All eyes will be on Toseland at Donington this weekend
I don't think I've ever looked forward to a British GP as much as this one.
And that is due to the fact that it's the first time since I've been commentating on MotoGP that there's the potential for a British rider to finish on the podium.
James Toseland goes into his first MotoGP at Donington with great expectations on his shoulders.
This week I saw him receive the prestigious Torrens Trophy from the Royal Automobile Club for his outstanding skill in international motorcycling sporting events in the United Kingdom.
When collecting his award, he was asked if a podium finish at Donington was out of the question and he categorically answered, "no".
He has great self-confidence and from what we have seen from him this year, it's completely justified.
He's had solid sixth-placed finishes despite having to spend half his time learning new tracks and that shows that potentially he can scoop a podium spot this weekend.
Everyone wants James Toseland this weekend
His confidence will be boosted because Donington is a track he knows well through his time in Superbikes and he also thinks his Yamaha will adapt to it very well.
The testing they did in Barcelona after the last race found out one or two things which should be very beneficial for the breaking areas at Donington Park, which are the hardest of any track we go to.
I just hope hometown pressure doesn't cause him to make any mistakes. He's a level-headed lad, but nevertheless you are under a great deal of self-induced pressure to do well on your home track.
I've been there myself and I know what it's like at a British Grand Prix - everyone and his aunt, people you went to school with, they all turn up and want a piece of you.
Qualifying live: Saturday, BBCi (Freeview channel 302) and BBC Sport website, 1350-1505
125 and 250cc races live: Sunday, BBCi (Freeview channel 301) and BBC Sport website, 1145-1415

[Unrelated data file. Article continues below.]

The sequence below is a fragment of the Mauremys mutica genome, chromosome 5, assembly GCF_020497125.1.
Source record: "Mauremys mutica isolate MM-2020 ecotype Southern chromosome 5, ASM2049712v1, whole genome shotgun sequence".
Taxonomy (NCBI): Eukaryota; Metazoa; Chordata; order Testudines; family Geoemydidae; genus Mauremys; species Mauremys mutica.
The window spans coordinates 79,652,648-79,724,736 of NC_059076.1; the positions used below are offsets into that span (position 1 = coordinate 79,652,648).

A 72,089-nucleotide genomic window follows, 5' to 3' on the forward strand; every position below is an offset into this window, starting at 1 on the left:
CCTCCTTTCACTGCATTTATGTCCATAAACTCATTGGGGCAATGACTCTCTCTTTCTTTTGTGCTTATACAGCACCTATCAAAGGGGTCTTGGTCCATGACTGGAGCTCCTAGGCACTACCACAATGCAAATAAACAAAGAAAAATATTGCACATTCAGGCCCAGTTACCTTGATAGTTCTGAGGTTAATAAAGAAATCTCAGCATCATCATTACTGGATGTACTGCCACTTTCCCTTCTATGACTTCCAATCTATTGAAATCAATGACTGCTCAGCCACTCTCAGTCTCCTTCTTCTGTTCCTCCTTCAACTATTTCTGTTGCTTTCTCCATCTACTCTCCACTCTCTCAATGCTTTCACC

Race live: Sunday, BBC Two and BBC Sport website, 1415-1600
MotoGP Extra : Sunday, BBCi and BBC Sport website, 1600-1630
Coverage on the BBC Sport website is available for UK users only
It's very difficult to blank that out of your mind and really focus on what you are up to.
He has got a good management team and they will have to be rude for him because everyone wants James Toseland this weekend.
On Friday he's got a charity day and then, after that, he needs to pull the blinds down, get stuck in and stay focused until the race starts. Then he can run on the wave of noise behind him.
There's a milestone for the great Valentino Rossi this Sunday when he competes in his 200th MotoGP race.
He is in such sensational form at the moment. It's great to see the master at work, his rise from ninth on the grid to second in Barcelona was vintage Rossi.
Dani Pedrosa is his biggest threat for the championship, and it's going to be a long slog to the end.
Pedrosa and Rossi's consistency has shaped the season into a two-horse race with an outsider in Casey Stoner.
I reckon the championship will come down to whose bike doesn't break down or who doesn't come off.
These guys are going to be banging in 25-pointers at some point of the season and when you lose 25 points through bike trouble or a crash, which has happened to Stoner and Jorge Lorenzo, it gives you a hell of a task to get back up there.
On to the track and Stoner has been critical of Donington despite his win in the rain last year.
It is a peculiar circuit and a lot of riders have said it is a two-part track.
It's got a beautiful long flowing section from the start-line down through to Craner Curves, but then there's the area known as the 'car park' section when you come back up to Fogarty Esses and go down to Melbourne Loop.
The Loop was tagged onto the end of the track to make it eligible for a Grand Prix and I'm not sure a lot of thought was put it into it.
That said it's still a great place for overtaking and can be very exciting.
It should be a great race, let's hope it stays dry.
Donington prediction 1. Rossi 2. Pedrosa 3. Stoner (4. Toseland)
Steve Parrish was talking to Paul Birch